Industry Veterans at Your Service
PUTTING THE MOST POWERFUL VISUAL EFFECTS TOOLS AT YOUR FINGERTIPS
We are an accomplished team dedicated to designing software solutions for virtually any digital pixel manipulation problem. Our founders have produced ground-breaking effects for Best Visual Effects Academy Award-winning movie "What Dreams May Come", have worked in the development of other projects including “The Matrix,” hold graphic effects patents at Apple, and received a 2006 Academy Award for technical achievement for the design and development of our affordable, and user-friendly, family of RE:Vision software products. Our plug-ins have become today’s visual standard for visual effects.
2020 Engineering Emmy
Engineering Emmy™ by the Television Academy for exceptional engineering developments for our visual effects and video processing software
2006 Academy Award
This Technical Achievement Academy Award recognized the design and development of the RE:Vision Effects family of affordable, user-friendly software plug-ins.
2003 Emmy Award
Dreamkeeper was awarded “Best Visual Effects” by the Academy of Television Arts and Sciences (ATAS). Film produced by Hallmark Entertainment for ABC.
1998 Academy Award
What Dreams May Come directed by Vincent Ward was awarded “Best Visual Effects”.
1998 Golden Nica Award
Awarded at Prix Ars Electronica for the for the painted world sequence in What Dreams May Come.
1998 Best Visual Achievement
Awarded for the for innovative look of the painted world sequence in What Dreams May Come, IMAGINA Festival, Monaco.
San Francisco, July 22, 2019 — RE:Vision Effects, acclaimed effects plugin industry leader and makers of Academy Award winning software,…Read More
RE:Vision Effects has over 19 years of experience in developing software tools and systems designed to give motion picture and video artists creative freedom. The company has been widely acclaimed because of the in-house know-how in video image processing, 2D and 3D graphics and stereo 3D algorithms.
We have extensive business acumen and know our customers well, and spend a great deal of time understanding the video and image processing market space as it is now and where it will head in the future.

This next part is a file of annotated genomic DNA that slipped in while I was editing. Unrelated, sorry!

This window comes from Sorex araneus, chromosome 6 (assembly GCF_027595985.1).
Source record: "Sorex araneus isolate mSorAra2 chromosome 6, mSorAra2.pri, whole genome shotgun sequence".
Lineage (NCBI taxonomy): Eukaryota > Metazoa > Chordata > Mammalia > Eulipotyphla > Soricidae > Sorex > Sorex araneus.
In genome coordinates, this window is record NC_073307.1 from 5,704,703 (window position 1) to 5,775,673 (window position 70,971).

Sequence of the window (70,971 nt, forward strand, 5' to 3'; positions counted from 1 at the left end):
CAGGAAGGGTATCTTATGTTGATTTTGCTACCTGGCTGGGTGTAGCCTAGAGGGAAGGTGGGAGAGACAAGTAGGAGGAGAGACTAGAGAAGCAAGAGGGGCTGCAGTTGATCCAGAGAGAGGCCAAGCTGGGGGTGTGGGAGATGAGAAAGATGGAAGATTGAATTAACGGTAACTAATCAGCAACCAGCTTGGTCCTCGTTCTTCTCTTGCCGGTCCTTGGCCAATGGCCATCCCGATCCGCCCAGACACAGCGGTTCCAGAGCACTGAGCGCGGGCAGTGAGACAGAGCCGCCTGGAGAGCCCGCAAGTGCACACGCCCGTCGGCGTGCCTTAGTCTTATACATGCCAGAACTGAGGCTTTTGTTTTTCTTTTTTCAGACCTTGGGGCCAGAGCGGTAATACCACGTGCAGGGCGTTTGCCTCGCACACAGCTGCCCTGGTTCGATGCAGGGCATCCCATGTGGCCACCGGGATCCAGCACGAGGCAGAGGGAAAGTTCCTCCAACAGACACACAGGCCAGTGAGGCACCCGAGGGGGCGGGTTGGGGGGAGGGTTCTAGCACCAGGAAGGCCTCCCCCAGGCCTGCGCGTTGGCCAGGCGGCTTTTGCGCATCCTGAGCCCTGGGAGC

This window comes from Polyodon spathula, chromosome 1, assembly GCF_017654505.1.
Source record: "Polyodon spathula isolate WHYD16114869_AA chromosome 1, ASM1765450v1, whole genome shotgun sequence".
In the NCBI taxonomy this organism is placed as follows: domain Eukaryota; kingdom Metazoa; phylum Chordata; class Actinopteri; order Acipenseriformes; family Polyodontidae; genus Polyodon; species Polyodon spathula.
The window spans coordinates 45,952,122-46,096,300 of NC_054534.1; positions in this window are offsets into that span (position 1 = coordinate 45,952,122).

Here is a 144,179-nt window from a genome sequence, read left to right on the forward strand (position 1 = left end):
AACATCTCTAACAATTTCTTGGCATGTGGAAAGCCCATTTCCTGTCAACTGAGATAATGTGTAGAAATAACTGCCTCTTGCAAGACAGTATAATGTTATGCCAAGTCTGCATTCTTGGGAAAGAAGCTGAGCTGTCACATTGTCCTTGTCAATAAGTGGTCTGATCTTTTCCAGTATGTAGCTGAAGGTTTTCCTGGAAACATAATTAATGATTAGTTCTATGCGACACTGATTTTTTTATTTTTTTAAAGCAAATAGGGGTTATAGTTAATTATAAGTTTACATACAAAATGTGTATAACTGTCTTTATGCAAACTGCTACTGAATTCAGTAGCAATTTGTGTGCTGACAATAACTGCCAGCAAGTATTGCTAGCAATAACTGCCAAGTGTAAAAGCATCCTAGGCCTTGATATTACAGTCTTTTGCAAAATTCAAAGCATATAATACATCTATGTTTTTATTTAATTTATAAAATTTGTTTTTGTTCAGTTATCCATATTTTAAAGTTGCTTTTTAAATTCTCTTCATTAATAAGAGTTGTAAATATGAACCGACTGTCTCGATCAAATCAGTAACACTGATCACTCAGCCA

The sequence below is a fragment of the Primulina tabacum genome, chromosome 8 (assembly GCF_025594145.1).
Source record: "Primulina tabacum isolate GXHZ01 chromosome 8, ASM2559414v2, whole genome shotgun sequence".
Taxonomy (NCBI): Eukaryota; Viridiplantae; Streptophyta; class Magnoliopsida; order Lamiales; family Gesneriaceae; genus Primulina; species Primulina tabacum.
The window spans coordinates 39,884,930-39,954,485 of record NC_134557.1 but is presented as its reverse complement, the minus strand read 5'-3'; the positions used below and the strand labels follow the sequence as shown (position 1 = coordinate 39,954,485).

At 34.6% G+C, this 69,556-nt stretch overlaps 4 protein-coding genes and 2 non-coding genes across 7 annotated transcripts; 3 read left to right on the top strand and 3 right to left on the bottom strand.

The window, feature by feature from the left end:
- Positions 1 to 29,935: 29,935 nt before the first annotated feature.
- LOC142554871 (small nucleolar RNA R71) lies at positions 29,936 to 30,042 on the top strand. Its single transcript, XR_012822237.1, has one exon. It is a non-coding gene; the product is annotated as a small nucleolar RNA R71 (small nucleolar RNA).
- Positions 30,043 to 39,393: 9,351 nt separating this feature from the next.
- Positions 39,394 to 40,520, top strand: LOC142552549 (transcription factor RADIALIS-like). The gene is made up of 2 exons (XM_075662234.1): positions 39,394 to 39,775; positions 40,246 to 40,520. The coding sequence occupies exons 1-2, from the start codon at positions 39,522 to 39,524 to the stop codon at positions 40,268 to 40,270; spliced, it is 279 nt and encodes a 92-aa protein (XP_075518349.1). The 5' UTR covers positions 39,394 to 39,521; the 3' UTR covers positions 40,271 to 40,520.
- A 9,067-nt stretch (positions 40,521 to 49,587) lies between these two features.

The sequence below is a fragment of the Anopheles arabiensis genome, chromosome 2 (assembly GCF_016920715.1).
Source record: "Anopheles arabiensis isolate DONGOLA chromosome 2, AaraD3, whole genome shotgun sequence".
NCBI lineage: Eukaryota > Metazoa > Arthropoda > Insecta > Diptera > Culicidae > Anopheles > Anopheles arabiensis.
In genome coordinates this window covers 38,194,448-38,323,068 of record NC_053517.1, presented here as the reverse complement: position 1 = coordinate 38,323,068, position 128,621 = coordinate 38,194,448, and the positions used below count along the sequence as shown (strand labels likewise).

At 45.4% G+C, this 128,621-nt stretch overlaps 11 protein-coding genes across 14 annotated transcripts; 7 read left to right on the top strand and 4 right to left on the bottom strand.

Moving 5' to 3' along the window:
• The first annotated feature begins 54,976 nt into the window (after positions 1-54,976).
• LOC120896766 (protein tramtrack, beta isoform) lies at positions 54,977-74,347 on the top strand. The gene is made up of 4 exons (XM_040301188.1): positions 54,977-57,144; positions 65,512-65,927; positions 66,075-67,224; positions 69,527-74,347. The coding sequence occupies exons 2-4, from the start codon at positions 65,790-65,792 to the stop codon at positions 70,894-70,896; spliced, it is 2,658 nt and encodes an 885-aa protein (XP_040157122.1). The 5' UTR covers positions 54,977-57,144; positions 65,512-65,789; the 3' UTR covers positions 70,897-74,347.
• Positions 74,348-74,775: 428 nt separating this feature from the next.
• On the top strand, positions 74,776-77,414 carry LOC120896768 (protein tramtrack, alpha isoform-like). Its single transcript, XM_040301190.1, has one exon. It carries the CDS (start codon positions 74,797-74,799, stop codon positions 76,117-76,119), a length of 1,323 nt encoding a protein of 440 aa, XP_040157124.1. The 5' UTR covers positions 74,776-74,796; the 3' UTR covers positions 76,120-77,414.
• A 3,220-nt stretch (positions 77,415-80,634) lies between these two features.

Of high priority to us is our customer. We have been told we have some of the best tech and sales support in the industry.
We also have extensive post-production experience. We continue to expand our creative expertise by collaborating with several top motion picture effects houses. For example, we have developed one-of-a-kind software that brought paintings to life in the 20th Century Fox movie Night at the Museum 2. Such efforts produced effects where the scenes in paintings on a display wall all come to life at once, and their subjects begin interacting with people in the museum.
- State-of-the-art image processing techniques and pipelines
- Automatic motion estimation, including point-tracking and optical ﬂow algorithms
- Optical ﬂow with user-guidance (constraint-based optical ﬂow)
- Retiming (slow motion and speed ups)
- Image quality restoration, including noise and grain reduction and smart image enhancement
- Standards conversion, including frame rate conversion, including de-interlacing techniques
- Resizing algorithms
- Video-to-ﬁlm techniques and other look emulation
- Interactive and automatic image alignment
- Warping and morphing
- Motion blurring automatically using optical ﬂow or using motion vectors from 3D animation systems
- Texture mapping and projective geometry
- Stylized rendering, 2D to simulated 3D and particle systems
- Smart ﬁltering. For example: sharpness and blur processing, while keeping important features intact
- Multi-view and stereoscopic image processing and editing
- Depth from stereo
- Warping 3D objects using motion estimation from live footage
- Color Matching
- 360 video
- Computational Video
And many other image and video processing algorithms